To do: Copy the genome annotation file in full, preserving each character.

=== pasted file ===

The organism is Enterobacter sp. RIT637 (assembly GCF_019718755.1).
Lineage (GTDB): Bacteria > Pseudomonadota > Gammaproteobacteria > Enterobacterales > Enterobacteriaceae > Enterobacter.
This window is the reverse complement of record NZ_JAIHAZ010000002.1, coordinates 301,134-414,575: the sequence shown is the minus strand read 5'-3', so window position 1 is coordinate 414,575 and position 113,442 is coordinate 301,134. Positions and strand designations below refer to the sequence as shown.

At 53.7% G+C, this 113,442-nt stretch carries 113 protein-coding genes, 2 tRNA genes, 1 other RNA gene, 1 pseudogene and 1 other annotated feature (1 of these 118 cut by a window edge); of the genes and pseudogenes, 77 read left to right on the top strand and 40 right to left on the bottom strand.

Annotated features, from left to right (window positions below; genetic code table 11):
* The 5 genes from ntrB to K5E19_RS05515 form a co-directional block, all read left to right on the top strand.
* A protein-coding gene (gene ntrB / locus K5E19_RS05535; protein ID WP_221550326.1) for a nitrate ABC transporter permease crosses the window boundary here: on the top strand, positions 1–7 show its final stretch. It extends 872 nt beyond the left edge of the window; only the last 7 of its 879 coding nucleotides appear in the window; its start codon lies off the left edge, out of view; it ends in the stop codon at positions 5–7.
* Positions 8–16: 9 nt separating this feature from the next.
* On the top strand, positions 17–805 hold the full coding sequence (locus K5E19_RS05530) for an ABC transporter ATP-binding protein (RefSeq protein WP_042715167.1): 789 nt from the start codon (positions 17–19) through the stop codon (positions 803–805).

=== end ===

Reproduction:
The organism is Enterobacter sp. RIT637 (assembly GCF_019718755.1).
Lineage (GTDB): Bacteria > Pseudomonadota > Gammaproteobacteria > Enterobacterales > Enterobacteriaceae > Enterobacter.
This window is the reverse complement of record NZ_JAIHAZ010000002.1, coordinates 301,134-414,575: the sequence shown is the minus strand read 5'-3', so window position 1 is coordinate 414,575 and position 113,442 is coordinate 301,134. Positions and strand designations below refer to the sequence as shown.

At 53.7% G+C, this 113,442-nt stretch carries 113 protein-coding genes, 2 tRNA genes, 1 other RNA gene, 1 pseudogene and 1 other annotated feature (1 of these 118 cut by a window edge); of the genes and pseudogenes, 77 read left to right on the top strand and 40 right to left on the bottom strand.

Annotated features, from left to right (window positions below; genetic code table 11):
* The 5 genes from ntrB to K5E19_RS05515 form a co-directional block, all read left to right on the top strand.
* A protein-coding gene (gene ntrB / locus K5E19_RS05535; protein ID WP_221550326.1) for a nitrate ABC transporter permease crosses the window boundary here: on the top strand, positions 1–7 show its final stretch. It extends 872 nt beyond the left edge of the window; only the last 7 of its 879 coding nucleotides appear in the window; its start codon lies off the left edge, out of view; it ends in the stop codon at positions 5–7.
* Positions 8–16: 9 nt separating this feature from the next.
* On the top strand, positions 17–805 hold the full coding sequence (locus K5E19_RS05530) for an ABC transporter ATP-binding protein (RefSeq protein WP_042715167.1): 789 nt from the start codon (positions 17–19) through the stop codon (positions 803–805).